Boeing 787 lands after battery test flight

Boeing tested the 787’s redesigned battery system on a flight today in an effort to gain approval from aviation authorities to return the jet to commercial service.

The Dreamliner left Paine Field at 10:39 a.m. The 787, painted in a LOT Polish Airlines livery, returned to Everett one hour and 51 minutes later at 12:30 p.m. The flight plan can be viewed at FlightAware.

“Today’s demonstration flight is the final certification test for the new battery system,” Boeing spokesman Marc Birtel wrote in an emailed statement. “The purpose of the test is to demonstrate that the new system performs as intended during normal and non-normal flight conditions.”

The Federal Aviation Administration grounded the Dreamliner on Jan. 16 after two battery incidents on 787s. The FAA will review the data gathered during today’s flight and previous ground tests before determining whether the 787 can return to passenger service.

U.S. Transportation Secretary Ray LaHood declined to say today when he will decide whether to end the grounding.

Boeing must convince regulators the Dreamliner and its battery upgrade are safe before flights can resume, LaHood said after speaking at a conference sponsored by the Export-Import Bank in Washington, D.C. The concept for the fix on which the FAA signed off in March “was a good plan,” and regulators are now waiting to see the results, he said.

“We want to get it right,” LaHood said. “We want to make sure that everything’s done correctly. We want to be able to assure the flying public that these planes are safe.”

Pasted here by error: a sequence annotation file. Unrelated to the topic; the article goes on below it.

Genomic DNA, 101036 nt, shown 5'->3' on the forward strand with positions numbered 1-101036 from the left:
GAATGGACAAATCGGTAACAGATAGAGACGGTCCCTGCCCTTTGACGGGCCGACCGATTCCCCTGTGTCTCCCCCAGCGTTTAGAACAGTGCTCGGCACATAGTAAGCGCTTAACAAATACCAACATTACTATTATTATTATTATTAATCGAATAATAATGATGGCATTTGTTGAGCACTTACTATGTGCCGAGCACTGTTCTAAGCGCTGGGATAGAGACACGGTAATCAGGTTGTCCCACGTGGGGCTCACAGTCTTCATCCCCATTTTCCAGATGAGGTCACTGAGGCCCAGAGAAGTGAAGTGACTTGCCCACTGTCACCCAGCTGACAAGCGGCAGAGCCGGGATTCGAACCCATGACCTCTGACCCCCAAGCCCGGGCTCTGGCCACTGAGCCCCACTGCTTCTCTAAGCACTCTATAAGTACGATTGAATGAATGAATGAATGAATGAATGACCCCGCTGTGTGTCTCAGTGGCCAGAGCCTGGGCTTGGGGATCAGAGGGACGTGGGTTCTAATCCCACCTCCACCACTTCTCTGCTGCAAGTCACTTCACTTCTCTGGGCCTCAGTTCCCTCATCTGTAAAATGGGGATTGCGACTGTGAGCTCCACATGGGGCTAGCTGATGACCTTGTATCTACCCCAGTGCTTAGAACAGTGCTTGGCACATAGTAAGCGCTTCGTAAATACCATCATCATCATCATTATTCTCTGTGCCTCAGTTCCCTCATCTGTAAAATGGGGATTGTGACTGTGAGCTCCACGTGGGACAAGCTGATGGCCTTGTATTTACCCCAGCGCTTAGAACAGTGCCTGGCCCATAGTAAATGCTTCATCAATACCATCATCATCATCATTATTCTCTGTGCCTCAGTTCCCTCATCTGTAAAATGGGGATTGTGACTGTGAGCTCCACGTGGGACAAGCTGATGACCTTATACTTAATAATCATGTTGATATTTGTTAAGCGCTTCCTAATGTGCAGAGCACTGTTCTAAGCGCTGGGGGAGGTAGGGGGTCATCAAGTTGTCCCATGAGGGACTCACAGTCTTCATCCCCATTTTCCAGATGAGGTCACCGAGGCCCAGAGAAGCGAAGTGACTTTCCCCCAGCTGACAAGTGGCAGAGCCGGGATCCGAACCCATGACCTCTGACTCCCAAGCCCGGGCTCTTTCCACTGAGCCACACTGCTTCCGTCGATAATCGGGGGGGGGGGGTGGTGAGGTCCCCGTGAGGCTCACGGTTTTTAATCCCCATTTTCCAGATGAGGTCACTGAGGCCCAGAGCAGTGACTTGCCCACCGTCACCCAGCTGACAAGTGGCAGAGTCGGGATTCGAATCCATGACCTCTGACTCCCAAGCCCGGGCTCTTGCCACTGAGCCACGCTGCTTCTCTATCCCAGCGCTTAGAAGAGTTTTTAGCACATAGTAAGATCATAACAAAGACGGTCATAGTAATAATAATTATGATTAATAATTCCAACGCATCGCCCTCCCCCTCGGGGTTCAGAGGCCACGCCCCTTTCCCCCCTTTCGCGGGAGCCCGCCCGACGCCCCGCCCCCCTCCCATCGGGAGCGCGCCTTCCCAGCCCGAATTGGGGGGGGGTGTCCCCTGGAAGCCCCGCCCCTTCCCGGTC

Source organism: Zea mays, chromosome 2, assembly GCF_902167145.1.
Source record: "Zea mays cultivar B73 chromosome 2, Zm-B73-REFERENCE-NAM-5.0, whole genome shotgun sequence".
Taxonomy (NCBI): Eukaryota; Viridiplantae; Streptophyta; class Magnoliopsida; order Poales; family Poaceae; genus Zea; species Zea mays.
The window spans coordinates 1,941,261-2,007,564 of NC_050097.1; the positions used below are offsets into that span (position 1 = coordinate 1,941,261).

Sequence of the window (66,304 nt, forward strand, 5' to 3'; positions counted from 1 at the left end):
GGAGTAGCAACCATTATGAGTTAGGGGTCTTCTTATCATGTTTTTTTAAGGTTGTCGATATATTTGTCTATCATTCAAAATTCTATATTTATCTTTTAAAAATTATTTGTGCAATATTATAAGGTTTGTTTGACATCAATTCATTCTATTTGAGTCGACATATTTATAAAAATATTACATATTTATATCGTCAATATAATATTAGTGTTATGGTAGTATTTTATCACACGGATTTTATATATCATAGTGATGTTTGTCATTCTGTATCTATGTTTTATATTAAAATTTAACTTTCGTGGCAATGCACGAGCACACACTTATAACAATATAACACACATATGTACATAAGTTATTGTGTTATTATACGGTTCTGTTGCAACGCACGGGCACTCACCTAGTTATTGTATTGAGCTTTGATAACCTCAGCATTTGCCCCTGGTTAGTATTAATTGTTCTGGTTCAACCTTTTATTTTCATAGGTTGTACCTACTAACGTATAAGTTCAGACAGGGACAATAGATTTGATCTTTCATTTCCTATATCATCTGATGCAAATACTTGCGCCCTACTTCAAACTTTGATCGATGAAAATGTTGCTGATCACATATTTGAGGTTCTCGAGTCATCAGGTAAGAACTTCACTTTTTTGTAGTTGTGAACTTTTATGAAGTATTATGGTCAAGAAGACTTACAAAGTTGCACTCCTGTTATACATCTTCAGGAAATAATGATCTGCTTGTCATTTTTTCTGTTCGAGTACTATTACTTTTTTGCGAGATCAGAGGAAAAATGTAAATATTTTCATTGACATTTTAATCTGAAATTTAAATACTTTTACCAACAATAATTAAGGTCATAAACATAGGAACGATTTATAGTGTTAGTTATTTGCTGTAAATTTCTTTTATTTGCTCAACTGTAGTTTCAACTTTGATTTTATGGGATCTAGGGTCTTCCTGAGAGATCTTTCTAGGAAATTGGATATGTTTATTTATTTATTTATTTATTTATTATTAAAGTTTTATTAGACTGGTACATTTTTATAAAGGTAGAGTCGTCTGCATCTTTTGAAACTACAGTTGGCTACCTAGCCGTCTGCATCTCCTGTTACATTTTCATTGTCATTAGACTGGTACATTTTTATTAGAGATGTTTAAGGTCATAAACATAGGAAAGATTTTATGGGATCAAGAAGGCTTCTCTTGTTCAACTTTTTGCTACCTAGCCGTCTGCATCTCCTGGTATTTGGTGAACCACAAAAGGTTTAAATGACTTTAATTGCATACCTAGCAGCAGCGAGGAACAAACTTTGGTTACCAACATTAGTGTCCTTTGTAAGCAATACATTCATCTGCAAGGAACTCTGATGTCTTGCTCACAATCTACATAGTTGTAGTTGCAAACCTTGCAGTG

Boeing’s ground tests included overheating the system to evaluate a stainless-steel enclosure designed to eliminate the possibility of fire and a tube that would vent any liquid or vapors outside the plane. The design also increases the spacing and insulation for the power cells to prevent the spread of any overheating and includes new circuitry for the battery chargers.

The 787’s lithium-ion battery will be the subject of a two-day forum held next week by the National Transportation Safety Board.

The NTSB continues to investigate the Jan. 7 battery fire on a parked 787 operated by Japan Airlines. Japanese aviation officials also are investigating a Jan. 15 battery problem on an All Nippon Airways Dreamliner.

The NTSB will hold a hearing April 23 and 24 about the Jan. 7 incident.

The Dreamliner’s battery woes also has drawn the attention of the U.S. Senate. The transportation committee will hold an April 16 hearing on the FAA’s ongoing investigation of the 787.

Bloomberg News contributed to this report.

More in Herald Business Journal

Health-care consumers need to take the lead, so get smart

David Russian, CEO of Western Washington Medical Group, writes our third essay about fixing health care.

More business, more competition for Everett kidney dialysis center

Nonprofit Puget Sound Kidney Centers sees large for-profit competitors enter state market.

Boeing makes investments in future of autonomous flight

“We believe these are … technology enablers that could change the future of aviation.”

Behavioral economics still requires some development

It promises a better understanding of human decision making and a better economic model.

Molina Medical holds fall carnival for families in Everett

Molina Medical is hosting a free event for families in the Everett… Continue reading

Leadership Snohomish County celebrates 20 years of service

Leadership Snohomish County is celebrating its 20th anniversary. The organization was launched… Continue reading

Snohomish, Monroe manufacturers honored for innovation, excellence

Two Snohomish County companies have been honored with Manufacturing Excellence awards at… Continue reading

Remodeled home tours planned this weekend

This weekend, Edmonds-based Chermak Construction will participate in the 2017 Remodeled Homes… Continue reading

Barron Heating to celebrate anniversary at Marysville showroom

Barron Heating and Air Conditioning is celebrating its 45th anniversary from 10… Continue reading

Most Read